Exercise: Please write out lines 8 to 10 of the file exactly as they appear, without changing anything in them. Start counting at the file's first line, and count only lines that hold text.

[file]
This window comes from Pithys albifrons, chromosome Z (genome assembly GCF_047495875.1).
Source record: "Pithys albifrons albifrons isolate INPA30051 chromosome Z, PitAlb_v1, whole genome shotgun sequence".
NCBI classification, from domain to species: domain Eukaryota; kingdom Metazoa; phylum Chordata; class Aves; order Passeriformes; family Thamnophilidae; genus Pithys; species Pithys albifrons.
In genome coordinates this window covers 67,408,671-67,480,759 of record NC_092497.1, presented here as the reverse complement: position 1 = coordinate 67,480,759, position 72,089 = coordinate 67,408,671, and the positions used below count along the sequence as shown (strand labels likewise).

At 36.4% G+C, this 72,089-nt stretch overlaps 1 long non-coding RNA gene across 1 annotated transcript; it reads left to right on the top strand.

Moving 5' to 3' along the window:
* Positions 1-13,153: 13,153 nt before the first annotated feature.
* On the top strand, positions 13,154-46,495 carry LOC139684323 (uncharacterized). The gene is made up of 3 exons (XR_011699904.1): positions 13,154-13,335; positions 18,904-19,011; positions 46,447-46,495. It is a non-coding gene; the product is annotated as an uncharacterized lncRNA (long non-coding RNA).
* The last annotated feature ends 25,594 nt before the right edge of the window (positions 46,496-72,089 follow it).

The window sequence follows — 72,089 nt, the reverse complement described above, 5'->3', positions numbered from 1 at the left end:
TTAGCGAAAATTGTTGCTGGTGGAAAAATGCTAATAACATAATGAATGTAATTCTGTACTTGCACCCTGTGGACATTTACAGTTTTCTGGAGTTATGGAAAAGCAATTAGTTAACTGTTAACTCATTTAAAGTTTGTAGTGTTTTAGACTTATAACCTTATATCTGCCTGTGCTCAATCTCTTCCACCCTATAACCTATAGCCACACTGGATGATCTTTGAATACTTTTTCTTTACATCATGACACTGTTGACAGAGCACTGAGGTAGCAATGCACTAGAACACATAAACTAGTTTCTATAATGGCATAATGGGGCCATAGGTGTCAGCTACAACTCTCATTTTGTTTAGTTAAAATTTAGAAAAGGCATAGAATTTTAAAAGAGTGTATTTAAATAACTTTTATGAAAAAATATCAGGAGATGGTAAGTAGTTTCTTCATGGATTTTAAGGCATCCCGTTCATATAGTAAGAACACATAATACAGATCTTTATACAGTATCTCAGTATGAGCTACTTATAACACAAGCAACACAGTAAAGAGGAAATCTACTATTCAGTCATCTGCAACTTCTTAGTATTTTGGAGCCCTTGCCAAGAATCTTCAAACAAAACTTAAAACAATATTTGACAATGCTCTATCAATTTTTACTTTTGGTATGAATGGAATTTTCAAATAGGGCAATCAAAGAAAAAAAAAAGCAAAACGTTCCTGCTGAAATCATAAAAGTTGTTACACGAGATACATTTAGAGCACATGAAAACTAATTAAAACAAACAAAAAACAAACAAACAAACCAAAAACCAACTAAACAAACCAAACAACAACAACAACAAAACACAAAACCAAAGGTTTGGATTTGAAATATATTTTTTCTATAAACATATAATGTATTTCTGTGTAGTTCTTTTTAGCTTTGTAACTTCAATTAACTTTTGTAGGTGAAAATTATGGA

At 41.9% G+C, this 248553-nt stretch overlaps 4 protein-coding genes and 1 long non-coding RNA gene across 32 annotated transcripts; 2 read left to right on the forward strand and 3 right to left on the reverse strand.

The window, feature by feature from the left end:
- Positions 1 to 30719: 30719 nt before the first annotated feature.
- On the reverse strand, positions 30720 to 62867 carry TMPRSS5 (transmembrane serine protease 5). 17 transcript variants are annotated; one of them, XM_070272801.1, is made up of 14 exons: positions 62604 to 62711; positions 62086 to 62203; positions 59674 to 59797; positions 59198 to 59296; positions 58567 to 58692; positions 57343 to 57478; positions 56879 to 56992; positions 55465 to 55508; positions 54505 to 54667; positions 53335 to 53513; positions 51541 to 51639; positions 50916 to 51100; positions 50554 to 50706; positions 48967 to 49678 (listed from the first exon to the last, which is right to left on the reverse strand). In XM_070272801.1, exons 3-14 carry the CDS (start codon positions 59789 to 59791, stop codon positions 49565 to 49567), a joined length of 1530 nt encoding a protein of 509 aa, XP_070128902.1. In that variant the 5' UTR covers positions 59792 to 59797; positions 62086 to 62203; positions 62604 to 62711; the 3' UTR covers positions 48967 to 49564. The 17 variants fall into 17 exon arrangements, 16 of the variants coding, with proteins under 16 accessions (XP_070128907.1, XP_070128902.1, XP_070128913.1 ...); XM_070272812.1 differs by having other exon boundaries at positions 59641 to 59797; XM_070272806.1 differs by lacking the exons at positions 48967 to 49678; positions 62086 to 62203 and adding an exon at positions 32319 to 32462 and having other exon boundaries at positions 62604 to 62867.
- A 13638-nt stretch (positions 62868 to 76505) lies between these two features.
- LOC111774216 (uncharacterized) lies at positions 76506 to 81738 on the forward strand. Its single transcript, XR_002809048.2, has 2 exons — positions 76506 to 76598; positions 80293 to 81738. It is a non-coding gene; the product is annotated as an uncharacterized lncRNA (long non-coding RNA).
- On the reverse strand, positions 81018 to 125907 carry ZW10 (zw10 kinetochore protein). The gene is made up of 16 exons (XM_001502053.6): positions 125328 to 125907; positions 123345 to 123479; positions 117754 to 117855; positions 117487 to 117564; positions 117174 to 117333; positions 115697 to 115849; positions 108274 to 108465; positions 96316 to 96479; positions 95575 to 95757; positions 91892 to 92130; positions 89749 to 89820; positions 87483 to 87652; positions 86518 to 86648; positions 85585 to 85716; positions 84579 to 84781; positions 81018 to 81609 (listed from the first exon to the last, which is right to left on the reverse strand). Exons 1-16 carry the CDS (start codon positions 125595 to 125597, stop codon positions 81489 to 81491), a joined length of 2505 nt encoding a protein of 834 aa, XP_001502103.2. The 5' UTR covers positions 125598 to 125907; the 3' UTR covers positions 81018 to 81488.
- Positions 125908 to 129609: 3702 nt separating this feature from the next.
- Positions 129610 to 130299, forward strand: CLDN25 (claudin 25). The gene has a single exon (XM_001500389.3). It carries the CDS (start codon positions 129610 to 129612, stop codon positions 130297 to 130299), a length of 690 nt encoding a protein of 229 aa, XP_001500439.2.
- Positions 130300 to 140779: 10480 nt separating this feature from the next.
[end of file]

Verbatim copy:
* On the top strand, positions 13,154-46,495 carry LOC139684323 (uncharacterized). The gene is made up of 3 exons (XR_011699904.1): positions 13,154-13,335; positions 18,904-19,011; positions 46,447-46,495. It is a non-coding gene; the product is annotated as an uncharacterized lncRNA (long non-coding RNA).
* The last annotated feature ends 25,594 nt before the right edge of the window (positions 46,496-72,089 follow it).

The window sequence follows — 72,089 nt, the reverse complement described above, 5'->3', positions numbered from 1 at the left end: